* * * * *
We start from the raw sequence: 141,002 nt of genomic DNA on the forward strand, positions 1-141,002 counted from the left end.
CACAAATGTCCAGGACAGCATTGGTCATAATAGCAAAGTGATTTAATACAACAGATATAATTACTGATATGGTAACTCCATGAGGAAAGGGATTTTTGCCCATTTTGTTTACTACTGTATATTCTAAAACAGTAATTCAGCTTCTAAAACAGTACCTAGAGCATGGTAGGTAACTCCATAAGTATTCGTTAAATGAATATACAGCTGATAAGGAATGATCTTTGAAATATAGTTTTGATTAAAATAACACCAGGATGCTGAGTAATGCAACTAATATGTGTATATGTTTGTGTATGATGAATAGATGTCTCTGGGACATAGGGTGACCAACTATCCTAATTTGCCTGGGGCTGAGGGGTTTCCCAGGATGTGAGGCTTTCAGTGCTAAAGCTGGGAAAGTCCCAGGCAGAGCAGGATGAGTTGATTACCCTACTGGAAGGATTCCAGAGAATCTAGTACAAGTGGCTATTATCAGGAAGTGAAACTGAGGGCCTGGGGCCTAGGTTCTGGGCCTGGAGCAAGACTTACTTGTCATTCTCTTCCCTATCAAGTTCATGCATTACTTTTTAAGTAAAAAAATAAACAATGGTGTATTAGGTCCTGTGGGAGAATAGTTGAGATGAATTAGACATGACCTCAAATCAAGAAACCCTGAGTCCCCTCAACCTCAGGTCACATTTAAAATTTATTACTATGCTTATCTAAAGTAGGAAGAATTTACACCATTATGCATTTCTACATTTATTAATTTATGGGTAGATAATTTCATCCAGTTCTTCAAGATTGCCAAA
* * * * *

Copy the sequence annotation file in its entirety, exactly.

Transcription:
We start from the raw sequence: 141,002 nt of genomic DNA on the forward strand, positions 1-141,002 counted from the left end.
CACAAATGTCCAGGACAGCATTGGTCATAATAGCAAAGTGATTTAATACAACAGATATAATTACTGATATGGTAACTCCATGAGGAAAGGGATTTTTGCCCATTTTGTTTACTACTGTATATTCTAAAACAGTAATTCAGCTTCTAAAACAGTACCTAGAGCATGGTAGGTAACTCCATAAGTATTCGTTAAATGAATATACAGCTGATAAGGAATGATCTTTGAAATATAGTTTTGATTAAAATAACACCAGGATGCTGAGTAATGCAACTAATATGTGTATATGTTTGTGTATGATGAATAGATGTCTCTGGGACATAGGGTGACCAACTATCCTAATTTGCCTGGGGCTGAGGGGTTTCCCAGGATGTGAGGCTTTCAGTGCTAAAGCTGGGAAAGTCCCAGGCAGAGCAGGATGAGTTGATTACCCTACTGGAAGGATTCCAGAGAATCTAGTACAAGTGGCTATTATCAGGAAGTGAAACTGAGGGCCTGGGGCCTAGGTTCTGGGCCTGGAGCAAGACTTACTTGTCATTCTCTTCCCTATCAAGTTCATGCATTACTTTTTAAGTAAAAAAATAAACAATGGTGTATTAGGTCCTGTGGGAGAATAGTTGAGATGAATTAGACATGACCTCAAATCAAGAAACCCTGAGTCCCCTCAACCTCAGGTCACATTTAAAATTTATTACTATGCTTATCTAAAGTAGGAAGAATTTACACCATTATGCATTTCTACATTTATTAATTTATGGGTAGATAATTTCATCCAGTTCTTCAAGATTGCCAAA